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The feeling of loneliness arises from thoughts about one’s otherness and lack of acceptance. If a person fails to find company to celebrate the New Year, then he feels rejected and expelled. We all want to be involved in something, and when in moments of feeling a general celebration we have no one to share these moments with, then joy can be replaced by the opposite feelings. These are the people who would like to celebrate the New Year with someone, but due to circumstances they could not. If we’re talking about people who deliberately avoid company during the holidays, then that’s a different story.

How to make sure that New Year’s time does not cause such negative sensations and feelings?

Psychologists advise looking for more sophisticated entertainment: serious literature, arthouse movies. It is perhaps not so important to schedule the whole day minute by minute, or the month by day, but to leave small loopholes for unexpected joy.

The general recommendation for everyone is to accept uncertainty. We cannot control everything in our lives. If you begin to live without keeping your finger on the pulse, without trying to control everyone and everything, then miraculously you will discover the necessary resource to achieve your goals and overcome obstacles on the way to them.

For those who were unable to celebrate the New Year in the company, it is worth understanding why this happened. If these are circumstances beyond your control, then just accept it. Yes, it’s sad, but there’s no point in making your sadness bigger than it already is. Call your loved ones, have a video call, or simply work this time quietly and return home to spend the New Year holidays with the people you care about. Don’t punish yourself any more by shutting down and being offended by circumstances – you won’t make anyone better, especially yourself.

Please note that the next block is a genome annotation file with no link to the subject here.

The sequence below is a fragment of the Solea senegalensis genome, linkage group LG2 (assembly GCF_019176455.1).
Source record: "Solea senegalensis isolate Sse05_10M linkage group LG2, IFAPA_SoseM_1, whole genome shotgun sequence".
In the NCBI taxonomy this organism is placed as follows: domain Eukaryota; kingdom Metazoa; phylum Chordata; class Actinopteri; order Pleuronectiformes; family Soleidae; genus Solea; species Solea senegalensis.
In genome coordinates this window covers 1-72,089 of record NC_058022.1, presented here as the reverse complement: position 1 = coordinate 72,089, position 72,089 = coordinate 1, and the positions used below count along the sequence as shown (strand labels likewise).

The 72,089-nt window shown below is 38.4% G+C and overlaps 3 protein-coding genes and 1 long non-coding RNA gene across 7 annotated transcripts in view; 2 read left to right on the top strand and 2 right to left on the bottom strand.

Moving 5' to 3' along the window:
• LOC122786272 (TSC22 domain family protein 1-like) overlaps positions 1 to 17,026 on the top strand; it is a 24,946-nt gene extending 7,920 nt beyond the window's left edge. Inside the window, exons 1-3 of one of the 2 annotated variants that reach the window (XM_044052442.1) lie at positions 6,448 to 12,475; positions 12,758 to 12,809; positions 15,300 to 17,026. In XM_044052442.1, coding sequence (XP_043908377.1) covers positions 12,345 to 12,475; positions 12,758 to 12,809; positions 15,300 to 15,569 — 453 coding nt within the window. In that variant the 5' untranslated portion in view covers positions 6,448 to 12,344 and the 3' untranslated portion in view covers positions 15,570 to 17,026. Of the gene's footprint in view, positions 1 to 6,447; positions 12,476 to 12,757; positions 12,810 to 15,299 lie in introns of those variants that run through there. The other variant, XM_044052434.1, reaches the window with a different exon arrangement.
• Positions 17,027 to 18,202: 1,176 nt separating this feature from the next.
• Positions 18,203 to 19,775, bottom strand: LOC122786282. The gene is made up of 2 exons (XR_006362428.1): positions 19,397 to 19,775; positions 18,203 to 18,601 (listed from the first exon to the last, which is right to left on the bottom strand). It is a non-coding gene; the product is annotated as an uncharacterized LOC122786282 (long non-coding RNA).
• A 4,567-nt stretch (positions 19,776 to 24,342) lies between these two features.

If you were unable to find a company, then try to fit into any one that suits you. Many people wait for a personal invitation to celebrate the New Year, but when these invitations do not arrive, they “draw conclusions” and spend it alone.

You also don’t have to call everyone, but ask yourself the question: “Are you willing to accept the consequences of your inaction?” If the answer is yes, then the responsibility for creating voluntary isolation rests solely with you. If the answer is “no,” then call your loved ones and tell them that you would like to celebrate the New Year with them. If this is not possible, then look further. Move through the hierarchy of your social contacts from the very top to the bottom. The likelihood that you will actually have no one to celebrate the holiday is extremely small.